Meeting Changing Requirements

A Software is as good as it’s ability to change to meet changing requirements.

In order to ensure that the Software can meet changing requirements, teams, sometimes, spend a lot of time trying to anticipate what those changes might be and putting up a structure (or architecture) that will ensure that the Software will be able to meet those anticipated changes when the time comes. To use a building analogy, the team tries to anticipate how many storeys the building may end up having and then digging the foundation deep enough for a five-storey building (assuming that is the anticipation) as well putting up a bare bones structure for the five-storey.

The thought is that once that bare bones structure is put up, then we can build one storey which is what we currently require but then when the time comes to add on storeys, it will be much easier to do that since we planned for it. There are, however, many drawbacks to this approach which is captured in the terms You Aren’t Gonna Need It (YAGNI). A lot has been written about YAGNI and it’s easy to learn what the drawbacks are. In short, it is not very efficient and a lot of effort gets wasted.

Another major problem with this approach, though, is that it can be difficult to know or measure that developers have done their job. Developers may be given a task to build a one-storey. However, if that culture exists, the developer cannot know they have done the work for sure even if they successfully put up the one-storey. Someone else can look at what the developer has done and say, you know what, business will likely add this requirement so instead of doing it that way, you should do it this way and so on.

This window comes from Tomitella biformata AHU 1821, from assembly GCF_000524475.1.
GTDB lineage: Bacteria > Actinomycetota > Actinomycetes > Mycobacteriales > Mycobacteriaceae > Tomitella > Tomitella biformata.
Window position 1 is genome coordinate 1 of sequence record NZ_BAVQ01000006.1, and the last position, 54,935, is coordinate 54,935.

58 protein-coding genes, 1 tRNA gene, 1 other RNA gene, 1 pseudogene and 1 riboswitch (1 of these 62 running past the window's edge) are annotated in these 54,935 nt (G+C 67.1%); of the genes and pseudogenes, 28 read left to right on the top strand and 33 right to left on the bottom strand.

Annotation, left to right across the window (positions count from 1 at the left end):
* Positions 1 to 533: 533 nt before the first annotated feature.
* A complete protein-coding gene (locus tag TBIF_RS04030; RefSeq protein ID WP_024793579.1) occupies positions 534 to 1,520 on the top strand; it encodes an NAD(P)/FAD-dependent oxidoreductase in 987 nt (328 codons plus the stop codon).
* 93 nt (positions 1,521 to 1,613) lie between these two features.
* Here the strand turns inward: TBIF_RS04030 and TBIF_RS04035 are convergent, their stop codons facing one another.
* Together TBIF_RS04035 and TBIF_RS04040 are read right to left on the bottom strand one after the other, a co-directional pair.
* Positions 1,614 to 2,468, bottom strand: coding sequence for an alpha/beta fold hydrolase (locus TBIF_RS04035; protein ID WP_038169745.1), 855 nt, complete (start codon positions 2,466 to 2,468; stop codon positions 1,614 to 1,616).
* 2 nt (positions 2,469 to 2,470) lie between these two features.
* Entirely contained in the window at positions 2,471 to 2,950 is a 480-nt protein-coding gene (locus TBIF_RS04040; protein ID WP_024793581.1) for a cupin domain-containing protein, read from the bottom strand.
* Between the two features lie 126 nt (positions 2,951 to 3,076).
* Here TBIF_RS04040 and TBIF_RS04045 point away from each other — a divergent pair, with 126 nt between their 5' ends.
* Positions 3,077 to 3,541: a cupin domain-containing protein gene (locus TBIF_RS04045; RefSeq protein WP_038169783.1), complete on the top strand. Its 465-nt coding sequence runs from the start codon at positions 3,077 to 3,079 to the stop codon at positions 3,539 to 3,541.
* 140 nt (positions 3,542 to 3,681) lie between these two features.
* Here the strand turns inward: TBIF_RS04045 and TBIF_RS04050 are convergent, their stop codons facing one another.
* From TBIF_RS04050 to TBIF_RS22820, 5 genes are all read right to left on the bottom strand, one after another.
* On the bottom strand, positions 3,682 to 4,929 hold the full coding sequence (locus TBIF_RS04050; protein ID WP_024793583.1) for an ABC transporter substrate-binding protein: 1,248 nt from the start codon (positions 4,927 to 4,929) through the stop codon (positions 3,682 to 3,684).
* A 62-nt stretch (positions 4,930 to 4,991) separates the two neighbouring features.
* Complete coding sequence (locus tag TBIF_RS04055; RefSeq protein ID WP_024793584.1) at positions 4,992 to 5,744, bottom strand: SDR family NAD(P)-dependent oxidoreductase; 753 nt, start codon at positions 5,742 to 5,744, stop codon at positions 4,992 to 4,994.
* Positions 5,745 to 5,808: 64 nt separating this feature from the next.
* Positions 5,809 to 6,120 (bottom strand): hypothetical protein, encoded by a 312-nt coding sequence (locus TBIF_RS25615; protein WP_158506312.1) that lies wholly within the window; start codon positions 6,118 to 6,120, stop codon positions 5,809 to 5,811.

Another issue is that since these, mainly, subjective changes are not captured in the requirements that the developers have to work with, it is hard to know where a project is at any point in time. Have we just completed a one-storey building feature or do we also have a bare-bones structure for a five storey building? Was this bare-bones structure tested the way that the one-storey building feature was tested? If not, can we say we have it or not have it? If we cannot say it is done, why bother with it in the first place? Many questions!

This is not to say that our code must not be able to anticipate changes. If we simply continue building without thinking of the foundation, we may get to a place where we need to add a storey but the building cannot support it and the only way is re-do the entire building. So our code must still be able to anticipate changes. It is not the intent but the how that poses the problem.

Unlike buildings, code can be easily refactored. To use our analogy, after putting up the one-storey building, it is possible with code to add more foundation so that it can handle another storey. Thus, what we need is not to try and figure out what the business will need in future since even the business people fail at predicting everything they want. Instead, our effort should go into ensuring that we code in a such a way it is easy to change the code to accommodate changes.

This way, we can judge the work that a developer has done by simply assessing whether it meets the stated requirement (i.e a one-storey building) and whether it follows sound coding practices such as if there are adequate tests, if there are no duplications etc. Once code is in an ‘easily refactorable’ state, we could add even 10 storeys when there is the need for it!

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